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The Immortal Life of Henrietta Lacks - Sanwo English 1A: Writing Your Paper

The purpose of this research guide is to help students with beginning their argumentative papers on themes in The Immortal Life of Henrietta Lacks . This guide will cover the basics of argumentative & informative essays, how to develop and narrow a topic, finding articles and books for the assignment, citation, and how to get help if you get stuck.

What is an Argumentative Essay?

One of the most common college assignments is the argumentative essay. An argumentative essay is an essay on a debatable topic where you make a claim and then use reliable evidence and reasoning to back up your claim. Your goal is to persuade your audience to see the validity of your argument and to agree with you.

Essays that are the most successful in arguing their side of the issue have the following:

  • A verifiable claim (your thesis statement)
  • Evidence to support that claim or thesis
  • Explanations of how your evidence supports your claim

Evidence for your Henrietta Lacks assignments will come from your 7-10 peer reviewed sources as well as any additional sources you choose to use (i.e. books, newspaper articles, statistics, educational and documentary videos) and The Immortal Life of Henrietta Lacks.

For more information, visit the OWL at Purdue or talk to Mrs. Sanwo. 

Summary of Your Assignments

As you read The Immortal Life of Henrietta Lacks, you'll be looking for debatable topics that are either brought up in the book or are related to topics broached by the book. Pick something that you're interested in because then you'll want to do your research.

Then you will need to select 7-10 scholarly/peer-reviewed sources representing the different viewpoints of your topic. You will use these articles for the following assignments:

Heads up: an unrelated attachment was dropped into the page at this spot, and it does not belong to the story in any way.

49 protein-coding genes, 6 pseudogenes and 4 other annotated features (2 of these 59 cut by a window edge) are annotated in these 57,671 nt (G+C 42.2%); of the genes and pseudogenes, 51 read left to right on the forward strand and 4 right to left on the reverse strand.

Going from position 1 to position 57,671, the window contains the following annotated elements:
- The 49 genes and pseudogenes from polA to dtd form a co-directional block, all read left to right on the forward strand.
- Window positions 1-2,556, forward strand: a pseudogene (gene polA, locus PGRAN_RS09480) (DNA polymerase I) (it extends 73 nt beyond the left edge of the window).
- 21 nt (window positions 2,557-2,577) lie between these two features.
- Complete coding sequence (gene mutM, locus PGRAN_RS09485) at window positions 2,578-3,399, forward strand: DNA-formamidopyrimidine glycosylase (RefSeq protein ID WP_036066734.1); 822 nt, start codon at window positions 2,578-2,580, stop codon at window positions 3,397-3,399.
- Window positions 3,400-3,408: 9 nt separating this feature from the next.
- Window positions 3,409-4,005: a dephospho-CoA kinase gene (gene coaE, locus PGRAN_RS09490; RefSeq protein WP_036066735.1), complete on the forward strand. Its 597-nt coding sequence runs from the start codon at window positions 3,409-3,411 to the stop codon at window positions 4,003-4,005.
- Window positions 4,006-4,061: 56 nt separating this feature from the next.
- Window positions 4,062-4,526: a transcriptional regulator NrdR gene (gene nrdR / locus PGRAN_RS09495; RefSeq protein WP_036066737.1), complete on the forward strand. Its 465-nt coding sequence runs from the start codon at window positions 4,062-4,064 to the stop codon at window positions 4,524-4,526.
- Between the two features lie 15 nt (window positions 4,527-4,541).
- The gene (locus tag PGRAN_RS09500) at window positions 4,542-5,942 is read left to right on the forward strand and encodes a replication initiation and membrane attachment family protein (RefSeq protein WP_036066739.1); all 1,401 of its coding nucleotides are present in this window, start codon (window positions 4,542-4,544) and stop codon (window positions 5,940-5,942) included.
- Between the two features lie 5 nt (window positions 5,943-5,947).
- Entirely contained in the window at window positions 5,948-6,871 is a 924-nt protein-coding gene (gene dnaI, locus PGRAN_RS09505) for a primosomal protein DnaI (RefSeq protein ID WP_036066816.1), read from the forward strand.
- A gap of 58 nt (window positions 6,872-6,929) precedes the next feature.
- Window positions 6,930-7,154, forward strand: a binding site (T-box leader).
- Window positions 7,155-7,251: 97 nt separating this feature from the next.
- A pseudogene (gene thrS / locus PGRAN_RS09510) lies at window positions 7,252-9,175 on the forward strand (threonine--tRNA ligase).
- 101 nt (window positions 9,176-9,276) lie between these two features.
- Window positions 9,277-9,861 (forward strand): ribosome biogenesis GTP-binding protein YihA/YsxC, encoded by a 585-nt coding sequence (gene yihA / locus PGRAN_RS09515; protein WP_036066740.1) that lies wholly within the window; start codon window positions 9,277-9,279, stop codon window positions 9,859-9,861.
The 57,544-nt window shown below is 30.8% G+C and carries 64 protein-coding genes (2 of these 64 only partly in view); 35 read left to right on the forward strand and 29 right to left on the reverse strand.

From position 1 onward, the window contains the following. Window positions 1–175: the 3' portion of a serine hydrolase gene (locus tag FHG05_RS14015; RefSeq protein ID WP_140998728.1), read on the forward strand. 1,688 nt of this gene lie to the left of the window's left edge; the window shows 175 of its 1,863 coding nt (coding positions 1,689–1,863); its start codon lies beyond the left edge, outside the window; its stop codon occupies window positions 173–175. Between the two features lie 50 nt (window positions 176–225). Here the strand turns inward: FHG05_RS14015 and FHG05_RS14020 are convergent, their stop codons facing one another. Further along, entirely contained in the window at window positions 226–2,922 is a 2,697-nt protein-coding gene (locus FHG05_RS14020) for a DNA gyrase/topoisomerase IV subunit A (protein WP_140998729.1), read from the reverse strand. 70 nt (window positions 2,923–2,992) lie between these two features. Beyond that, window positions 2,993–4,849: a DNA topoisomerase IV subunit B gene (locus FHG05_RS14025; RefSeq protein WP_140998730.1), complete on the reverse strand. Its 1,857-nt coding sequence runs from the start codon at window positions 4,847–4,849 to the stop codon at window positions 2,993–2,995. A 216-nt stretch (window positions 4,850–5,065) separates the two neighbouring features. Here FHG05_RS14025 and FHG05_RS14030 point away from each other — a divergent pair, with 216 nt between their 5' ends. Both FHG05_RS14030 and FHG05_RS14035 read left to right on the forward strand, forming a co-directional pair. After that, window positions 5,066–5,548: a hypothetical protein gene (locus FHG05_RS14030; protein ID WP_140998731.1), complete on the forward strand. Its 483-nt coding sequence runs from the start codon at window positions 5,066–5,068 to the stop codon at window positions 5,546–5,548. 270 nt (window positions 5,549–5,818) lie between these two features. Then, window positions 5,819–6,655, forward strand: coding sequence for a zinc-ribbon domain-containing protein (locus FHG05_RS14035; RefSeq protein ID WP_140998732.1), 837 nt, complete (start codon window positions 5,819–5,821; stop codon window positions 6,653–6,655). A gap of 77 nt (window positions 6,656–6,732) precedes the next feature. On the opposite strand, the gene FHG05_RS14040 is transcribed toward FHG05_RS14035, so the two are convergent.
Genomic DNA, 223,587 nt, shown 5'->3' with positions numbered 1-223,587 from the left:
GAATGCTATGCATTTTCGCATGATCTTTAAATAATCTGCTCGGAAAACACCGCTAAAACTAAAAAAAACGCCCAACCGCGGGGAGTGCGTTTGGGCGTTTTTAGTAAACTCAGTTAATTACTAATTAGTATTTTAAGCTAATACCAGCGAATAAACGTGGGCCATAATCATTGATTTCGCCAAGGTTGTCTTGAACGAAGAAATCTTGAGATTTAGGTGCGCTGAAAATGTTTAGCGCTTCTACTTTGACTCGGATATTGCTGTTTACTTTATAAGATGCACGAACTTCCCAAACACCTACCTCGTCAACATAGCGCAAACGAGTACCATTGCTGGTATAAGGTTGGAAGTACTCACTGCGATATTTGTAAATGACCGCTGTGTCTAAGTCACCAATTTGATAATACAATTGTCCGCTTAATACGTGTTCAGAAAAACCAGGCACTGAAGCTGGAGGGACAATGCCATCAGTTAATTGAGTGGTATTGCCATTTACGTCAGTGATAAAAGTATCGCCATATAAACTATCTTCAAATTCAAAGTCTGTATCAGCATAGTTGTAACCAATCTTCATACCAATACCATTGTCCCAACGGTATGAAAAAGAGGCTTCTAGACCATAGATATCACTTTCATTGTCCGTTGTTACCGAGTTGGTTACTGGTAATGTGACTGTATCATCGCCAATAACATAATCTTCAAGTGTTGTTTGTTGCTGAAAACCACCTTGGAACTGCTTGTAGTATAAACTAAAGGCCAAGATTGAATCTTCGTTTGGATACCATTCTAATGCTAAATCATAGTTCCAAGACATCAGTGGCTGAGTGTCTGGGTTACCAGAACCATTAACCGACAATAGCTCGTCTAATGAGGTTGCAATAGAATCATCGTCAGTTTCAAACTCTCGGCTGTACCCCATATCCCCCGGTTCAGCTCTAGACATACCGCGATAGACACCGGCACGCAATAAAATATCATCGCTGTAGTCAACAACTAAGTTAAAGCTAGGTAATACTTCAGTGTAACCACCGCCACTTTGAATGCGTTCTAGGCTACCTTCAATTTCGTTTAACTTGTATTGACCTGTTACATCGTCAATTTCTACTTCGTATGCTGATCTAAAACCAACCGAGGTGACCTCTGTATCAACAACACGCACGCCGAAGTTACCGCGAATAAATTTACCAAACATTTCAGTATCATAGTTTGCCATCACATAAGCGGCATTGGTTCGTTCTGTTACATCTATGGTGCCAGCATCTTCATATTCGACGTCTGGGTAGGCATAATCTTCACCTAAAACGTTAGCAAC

• Essay 2: Researched Argument
    • Argue your viewpoint, supporting your argument (thesis) with what you've learned from your 7-10 scholarly/peer-reviewed sources. Address your opposition by acknowledging, accommodating, and refuting their viewpoint. Use your ethos and logos to lend your argument more credibility. 

      This essay will be written in stages with multiple pre-writing activities. This essay should be between 2000-2500 words.

  • Essay 3: Your Choice
    • Option 1: Argue the opposite side of the topic.
    • Option 2: Informative essay about your topic.

What is an Informative Essay?

If you select option 2 for Essay 3, you'll be writing an informative essay. An informative or exploratory essay allows the writer to investigate a topic more thoroughly, gather information, and share that information with your audience (your teacher and other students). This essay doesn't ask you to take a stance and defend your position. Rather, this essay presents an objective view of a topic that is meant to educate rather than influence.

Good informative essays:

  • Set the context in order to tell your audience about your topic and to frame the information in a way that informs the reader of the scope of the information you'll be covering
  • State why the main idea is important in order to convey to your audience why they should care about your topic and keep reading
  • State your research question in order to define what you want to learn about your topic and why you and other people should be interested in it

For more information, visit the OWL at Purdue or talk to Mrs. Sanwo.